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Talk:Directory:Massive Yet Tiny (MYT) Engine

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Discussion page for Directory:Massive Yet Tiny (MYT) Engine

Internal combustion engine features multiple firings in one cycle to give 40 times higher power to weight ratio, low parts count, low maintenance, high mechanical efficiency, and low pollution.

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Anonymous, unknown post date:

This engine has an inbuilt 4:1 reduction gearbox. This explains the higher torque but the output speed is reduced by 4. If you couple a conventional engine to a 4:1 reduction gearbox you also get four times the torque.


KCameron, Nov 2, 2010:

The anonymous poster above is correct. The number of "firing pulses per revolution" is irrelevant when comparing the power producing potential of various piston engine configurations. Power potential is primarily determined by combustion chamber size and count. The MYT engines as shown in the drawings and animations have 8 pistons and therefore 8 combustion chambers. Morgado's 3" bore and 3.75" stroke numbers, the actual displacement is about 212 cubic inches (not 848). So this engine should be compared to a 212 in^3 8 cylinder engine (not a 848 in^3 32 cylinder engine as claimed). Actually, since two combustion chambers fire at once, the MYT engine would be similar to a 4 cylinder engine in terms of output torque pulsations.

The problems go much deeper though:
1) Creating the nearly perfect toroidal shape will be very difficult; perhaps impossible to do economically in a volume production environment. Honing the toroid for a nearly smooth finish will also be difficult.
2) Sealing the combustion chambers will not be easy. Rings for current reciprocating engines are designed to provide a tight seal from one side only. The MYT engine's rings will need to seal high pressures from both sides. Sealing the inner portion of the pistons where they attach to the disks will also be difficult to do.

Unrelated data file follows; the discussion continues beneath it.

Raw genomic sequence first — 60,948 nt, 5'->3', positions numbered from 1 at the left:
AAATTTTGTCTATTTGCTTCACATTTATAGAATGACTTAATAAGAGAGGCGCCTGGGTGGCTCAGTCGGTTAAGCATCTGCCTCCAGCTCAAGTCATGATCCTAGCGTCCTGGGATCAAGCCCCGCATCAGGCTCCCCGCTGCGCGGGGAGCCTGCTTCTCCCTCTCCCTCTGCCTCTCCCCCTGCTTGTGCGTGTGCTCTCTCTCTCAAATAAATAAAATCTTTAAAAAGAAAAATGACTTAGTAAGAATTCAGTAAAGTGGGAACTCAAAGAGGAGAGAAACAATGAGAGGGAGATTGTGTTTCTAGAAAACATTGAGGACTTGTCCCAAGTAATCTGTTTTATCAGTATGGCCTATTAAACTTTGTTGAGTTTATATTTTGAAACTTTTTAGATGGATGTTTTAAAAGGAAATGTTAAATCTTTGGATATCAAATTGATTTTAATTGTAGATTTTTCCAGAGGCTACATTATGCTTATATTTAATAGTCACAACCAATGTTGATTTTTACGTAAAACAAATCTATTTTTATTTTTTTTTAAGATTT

3) The MYT engine will definitely need oil injection lubrication. There's really no other way to lubricate the rings. This will add operating cost and inconvenience. It will also make it more difficult to meet emission standards.
4) The high power density potential (though not as high as Morgado's claims) is a definite advantage of the MYT. However, this will cause serious problems when it comes to dissipating heat. I doubt that a real world engine would be able to get by with direct air cooling as described. Also, the pistons will be in serious danger of melting. Note that, in a conventional engine, close contact with the cylinder walls is one of the main ways that pistons remain cool enough to stay in one piece. Sometimes, oil jet cooling from below is used but that would also be impractical in the MYT engine.

I'm sure these problems are among those that have prevented Morgado from demonstrating a running engine over all these years. I suspect that they also explain why he has been able to draw any serious deep-pocketed investors.

I fly an experimental airplane and I'm always on the lookout for new engine technology. If the MYT engine could be made to work and produce a more realistic 200 hp at 2400 RPM or so, it might be a game changer in the aviation world. That won't happen though since any potential investor will be turned off as soon as they do a little due-diligence and realize how outrageously exaggerated Morgado's claims are.

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